DALLAS — An Enid resident and her mother recently were victims of an anti-Muslim attack in Dallas.
A woman reportedly told Jenan Ayesh and her mother to go "back to their country" and hit Ayesh Dec. 29, 2018, at Dallas' Reunion Tower, according to the Oklahoma chapter of the Council on American-Islamic Relations. Ayesh sustained a concussion from the attack.
The women were harassed and attacked because they were wearing Islamic head scarfs, or hijabs, according to CAIR-OK.
“In this day and age, it is unthinkable that people are still being targeted on the basis of their religious practices,” said CAIR-OK Civil Rights Director Veronica Laizure. “It is imperative that crimes against Muslim women are treated as hate crimes and that we continue to educate people on how to treat each other with respect."
Ayesh said in a press conference Friday afternoon she and her family were at the Reunion Tower enjoying time together, and they decided to leave in the evening. As she was waiting for her ride, Ayesh said a woman confronted her mother and verbally harassed her, and Ayesh spoke to the woman about speaking rudely to her mother.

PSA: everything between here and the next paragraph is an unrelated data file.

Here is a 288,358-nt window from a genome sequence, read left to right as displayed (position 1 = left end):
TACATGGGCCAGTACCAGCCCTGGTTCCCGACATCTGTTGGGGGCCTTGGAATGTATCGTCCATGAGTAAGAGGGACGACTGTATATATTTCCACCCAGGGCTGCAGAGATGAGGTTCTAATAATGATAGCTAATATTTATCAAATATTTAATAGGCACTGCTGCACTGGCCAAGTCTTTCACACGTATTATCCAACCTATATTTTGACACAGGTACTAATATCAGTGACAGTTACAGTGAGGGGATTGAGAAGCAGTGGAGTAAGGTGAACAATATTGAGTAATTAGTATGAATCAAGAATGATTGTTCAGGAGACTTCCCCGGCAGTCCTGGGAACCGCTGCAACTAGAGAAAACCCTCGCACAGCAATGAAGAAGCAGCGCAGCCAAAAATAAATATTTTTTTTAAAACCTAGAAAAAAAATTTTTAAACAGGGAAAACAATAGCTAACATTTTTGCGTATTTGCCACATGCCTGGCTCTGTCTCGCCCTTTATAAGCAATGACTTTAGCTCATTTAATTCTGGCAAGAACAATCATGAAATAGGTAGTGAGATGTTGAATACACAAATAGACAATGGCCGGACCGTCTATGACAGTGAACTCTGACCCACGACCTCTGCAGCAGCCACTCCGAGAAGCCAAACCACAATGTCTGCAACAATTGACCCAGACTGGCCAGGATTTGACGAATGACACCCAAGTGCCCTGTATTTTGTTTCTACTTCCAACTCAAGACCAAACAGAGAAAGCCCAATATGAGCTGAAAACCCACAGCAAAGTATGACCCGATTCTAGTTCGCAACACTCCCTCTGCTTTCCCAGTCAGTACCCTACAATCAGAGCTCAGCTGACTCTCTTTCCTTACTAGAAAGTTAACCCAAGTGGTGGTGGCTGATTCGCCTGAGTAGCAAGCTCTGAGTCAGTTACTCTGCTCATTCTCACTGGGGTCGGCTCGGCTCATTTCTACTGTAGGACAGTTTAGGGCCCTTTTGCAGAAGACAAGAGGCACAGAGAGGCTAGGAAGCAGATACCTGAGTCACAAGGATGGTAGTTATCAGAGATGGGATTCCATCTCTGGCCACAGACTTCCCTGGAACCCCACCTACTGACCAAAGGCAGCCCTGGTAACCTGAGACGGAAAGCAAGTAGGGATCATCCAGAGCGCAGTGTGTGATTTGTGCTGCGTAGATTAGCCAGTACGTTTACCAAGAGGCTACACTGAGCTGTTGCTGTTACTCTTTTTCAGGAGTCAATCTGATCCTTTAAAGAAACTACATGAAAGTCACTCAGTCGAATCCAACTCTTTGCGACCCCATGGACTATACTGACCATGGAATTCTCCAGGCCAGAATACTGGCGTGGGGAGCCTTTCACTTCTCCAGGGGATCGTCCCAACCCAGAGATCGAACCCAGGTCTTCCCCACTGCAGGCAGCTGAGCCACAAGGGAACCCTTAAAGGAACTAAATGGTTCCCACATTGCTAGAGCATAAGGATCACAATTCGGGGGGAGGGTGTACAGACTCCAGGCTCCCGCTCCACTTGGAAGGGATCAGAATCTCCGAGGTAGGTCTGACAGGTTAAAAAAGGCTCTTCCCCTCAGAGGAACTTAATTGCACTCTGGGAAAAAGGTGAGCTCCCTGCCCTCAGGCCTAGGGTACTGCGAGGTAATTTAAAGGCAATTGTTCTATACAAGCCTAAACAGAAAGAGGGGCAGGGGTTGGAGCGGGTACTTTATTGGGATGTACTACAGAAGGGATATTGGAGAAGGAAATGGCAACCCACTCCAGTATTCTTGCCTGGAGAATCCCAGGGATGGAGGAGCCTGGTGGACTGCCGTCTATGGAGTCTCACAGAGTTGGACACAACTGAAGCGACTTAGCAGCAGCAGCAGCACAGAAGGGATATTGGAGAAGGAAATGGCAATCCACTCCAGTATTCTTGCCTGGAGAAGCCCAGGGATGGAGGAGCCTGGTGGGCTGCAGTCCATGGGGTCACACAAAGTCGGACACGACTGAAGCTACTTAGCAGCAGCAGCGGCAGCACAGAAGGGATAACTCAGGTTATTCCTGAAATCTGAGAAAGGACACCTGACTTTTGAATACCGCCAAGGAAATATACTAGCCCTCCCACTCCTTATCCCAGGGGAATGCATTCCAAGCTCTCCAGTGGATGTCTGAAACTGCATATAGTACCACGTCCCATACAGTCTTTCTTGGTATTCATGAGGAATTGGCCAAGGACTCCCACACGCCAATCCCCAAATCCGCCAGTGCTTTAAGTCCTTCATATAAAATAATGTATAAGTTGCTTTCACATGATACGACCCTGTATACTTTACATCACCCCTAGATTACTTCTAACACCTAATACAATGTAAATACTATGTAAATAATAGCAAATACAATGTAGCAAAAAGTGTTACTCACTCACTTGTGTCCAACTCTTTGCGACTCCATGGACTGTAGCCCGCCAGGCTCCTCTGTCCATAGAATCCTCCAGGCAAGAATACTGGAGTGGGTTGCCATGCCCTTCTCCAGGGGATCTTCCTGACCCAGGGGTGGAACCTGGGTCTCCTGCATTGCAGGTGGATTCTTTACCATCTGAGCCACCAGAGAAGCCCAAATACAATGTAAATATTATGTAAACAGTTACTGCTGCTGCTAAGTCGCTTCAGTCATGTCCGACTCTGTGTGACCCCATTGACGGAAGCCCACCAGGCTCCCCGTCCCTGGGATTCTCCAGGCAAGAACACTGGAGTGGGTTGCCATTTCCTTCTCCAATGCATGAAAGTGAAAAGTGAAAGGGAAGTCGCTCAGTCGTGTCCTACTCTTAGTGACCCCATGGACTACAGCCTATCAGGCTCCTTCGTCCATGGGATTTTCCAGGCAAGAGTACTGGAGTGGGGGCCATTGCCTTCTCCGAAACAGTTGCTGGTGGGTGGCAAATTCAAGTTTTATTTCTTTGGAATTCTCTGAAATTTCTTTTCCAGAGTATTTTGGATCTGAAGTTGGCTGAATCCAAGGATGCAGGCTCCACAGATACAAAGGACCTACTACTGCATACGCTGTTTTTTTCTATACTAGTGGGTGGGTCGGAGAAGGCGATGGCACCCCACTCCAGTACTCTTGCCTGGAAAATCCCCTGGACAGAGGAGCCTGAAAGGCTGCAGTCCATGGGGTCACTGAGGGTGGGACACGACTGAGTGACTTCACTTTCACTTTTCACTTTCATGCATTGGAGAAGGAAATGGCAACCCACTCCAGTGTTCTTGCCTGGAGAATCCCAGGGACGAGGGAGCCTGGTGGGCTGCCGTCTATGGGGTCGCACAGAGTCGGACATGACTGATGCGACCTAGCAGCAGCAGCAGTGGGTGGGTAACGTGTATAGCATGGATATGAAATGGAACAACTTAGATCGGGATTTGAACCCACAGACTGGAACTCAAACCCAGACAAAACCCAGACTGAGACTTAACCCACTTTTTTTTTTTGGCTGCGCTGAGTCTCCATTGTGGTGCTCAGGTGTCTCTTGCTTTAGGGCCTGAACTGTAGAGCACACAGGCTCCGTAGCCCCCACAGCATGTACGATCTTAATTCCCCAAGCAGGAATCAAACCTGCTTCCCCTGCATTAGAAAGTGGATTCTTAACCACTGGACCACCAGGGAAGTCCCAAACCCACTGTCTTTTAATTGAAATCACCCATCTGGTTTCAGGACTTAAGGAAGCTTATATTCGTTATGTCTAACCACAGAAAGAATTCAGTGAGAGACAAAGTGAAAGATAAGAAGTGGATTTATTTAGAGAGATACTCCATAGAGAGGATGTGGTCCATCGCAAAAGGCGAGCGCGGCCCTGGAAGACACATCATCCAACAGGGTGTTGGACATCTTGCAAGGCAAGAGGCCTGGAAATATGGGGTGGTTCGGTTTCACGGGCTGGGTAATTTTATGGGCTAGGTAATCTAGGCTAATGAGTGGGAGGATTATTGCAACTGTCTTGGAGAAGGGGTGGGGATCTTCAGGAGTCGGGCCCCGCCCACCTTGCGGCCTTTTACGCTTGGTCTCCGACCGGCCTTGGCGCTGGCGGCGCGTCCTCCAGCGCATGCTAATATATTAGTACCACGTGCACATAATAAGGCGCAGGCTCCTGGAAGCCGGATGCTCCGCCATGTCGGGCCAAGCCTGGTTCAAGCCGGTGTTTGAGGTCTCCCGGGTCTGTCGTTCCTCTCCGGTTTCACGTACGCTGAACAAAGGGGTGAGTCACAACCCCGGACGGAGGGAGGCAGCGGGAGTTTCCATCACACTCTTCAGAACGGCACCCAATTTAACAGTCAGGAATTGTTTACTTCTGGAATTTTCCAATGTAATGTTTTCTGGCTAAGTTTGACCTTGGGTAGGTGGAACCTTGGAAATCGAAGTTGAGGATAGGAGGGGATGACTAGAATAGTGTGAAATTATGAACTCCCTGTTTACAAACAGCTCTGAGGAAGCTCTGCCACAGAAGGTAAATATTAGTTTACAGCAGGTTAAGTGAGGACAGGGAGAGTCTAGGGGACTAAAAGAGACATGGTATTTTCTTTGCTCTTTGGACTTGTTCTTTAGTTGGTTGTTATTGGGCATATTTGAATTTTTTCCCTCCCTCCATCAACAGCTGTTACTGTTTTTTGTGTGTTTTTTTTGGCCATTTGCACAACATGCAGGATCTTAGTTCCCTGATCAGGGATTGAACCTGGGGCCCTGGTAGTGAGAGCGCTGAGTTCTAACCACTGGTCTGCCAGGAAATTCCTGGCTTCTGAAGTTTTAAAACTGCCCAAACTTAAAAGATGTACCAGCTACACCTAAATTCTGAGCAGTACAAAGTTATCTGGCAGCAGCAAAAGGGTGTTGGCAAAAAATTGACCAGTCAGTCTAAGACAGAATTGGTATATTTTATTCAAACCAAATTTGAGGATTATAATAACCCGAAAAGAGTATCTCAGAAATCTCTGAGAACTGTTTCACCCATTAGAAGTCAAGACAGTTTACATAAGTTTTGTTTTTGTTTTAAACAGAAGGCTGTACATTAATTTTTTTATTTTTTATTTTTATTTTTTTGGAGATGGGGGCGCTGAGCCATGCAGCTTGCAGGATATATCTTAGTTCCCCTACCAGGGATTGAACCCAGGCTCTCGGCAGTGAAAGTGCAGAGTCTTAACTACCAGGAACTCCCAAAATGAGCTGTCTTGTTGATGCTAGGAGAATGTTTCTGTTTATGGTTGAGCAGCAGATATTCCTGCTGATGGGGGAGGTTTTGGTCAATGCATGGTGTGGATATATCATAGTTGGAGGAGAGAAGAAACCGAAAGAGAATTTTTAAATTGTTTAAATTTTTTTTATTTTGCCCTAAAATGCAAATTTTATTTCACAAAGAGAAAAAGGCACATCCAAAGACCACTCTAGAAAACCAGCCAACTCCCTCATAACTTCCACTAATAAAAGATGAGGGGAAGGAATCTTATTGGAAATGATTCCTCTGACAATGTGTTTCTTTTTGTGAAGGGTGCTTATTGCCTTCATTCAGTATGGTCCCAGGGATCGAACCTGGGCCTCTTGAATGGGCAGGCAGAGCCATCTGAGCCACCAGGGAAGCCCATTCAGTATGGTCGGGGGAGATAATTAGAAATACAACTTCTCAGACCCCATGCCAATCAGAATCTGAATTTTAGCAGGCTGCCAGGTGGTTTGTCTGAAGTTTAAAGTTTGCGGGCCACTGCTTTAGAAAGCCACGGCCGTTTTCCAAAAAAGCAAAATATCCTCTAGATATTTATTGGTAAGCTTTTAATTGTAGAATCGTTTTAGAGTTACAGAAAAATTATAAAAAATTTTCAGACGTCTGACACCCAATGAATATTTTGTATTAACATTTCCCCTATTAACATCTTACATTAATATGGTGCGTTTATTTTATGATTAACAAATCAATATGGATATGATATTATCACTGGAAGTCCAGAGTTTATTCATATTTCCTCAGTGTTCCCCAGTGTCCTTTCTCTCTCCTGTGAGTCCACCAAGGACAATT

"I was attacked by a woman who simply just wanted to use the door that we were standing in front of. She got really agitated with us, told me to go back to my country. As I was explaining to her that this is my country and I'm an American, she told me that if I was an American then why do I wear the scarf on my head," Ayesh said. "I told her because I'm an American Muslim."
The woman proceeded to slap Ayesh and curse at her multiple times, Ayesh said.
"She tried to provoke me, she got up in my face and when she realized she was not going to get a violent response from me. I guess that made her even more mad," Ayesh said. "So she struck me another time. At this point she hit me in the middle of my head. I felt my eyes go blurry, I couldn't see in front of me."
Following the blow to the head, Ayesh said the woman grabbed her by the scarf, pulled it off her head and pulled at her hair. Ayesh said others surrounding her were successful in subduing the woman.
"At that point, people were more concerned of her well-being, not mine. I even heard one of the women told her, 'It's OK sweetie.' They were protecting her as if I was the one who was attacking her, not the other way around."
Ayesh said the experience was hard for her to deal with.
"I never thought that I would get attacked in this way, especially not in front of my mom, it was very hard for her to see that," Ayesh said. "Also hard for me to know that my ... oldest daughter had to witness that too. No child has to ever see their mom in that kind of condition or have to experience that."
Laizure said CAIR-OK denounces anyone who would attack another person based on their decision to wear a hijab, and that the organization is calling for Dallas authorities to fully investigate the assault as a hate crime.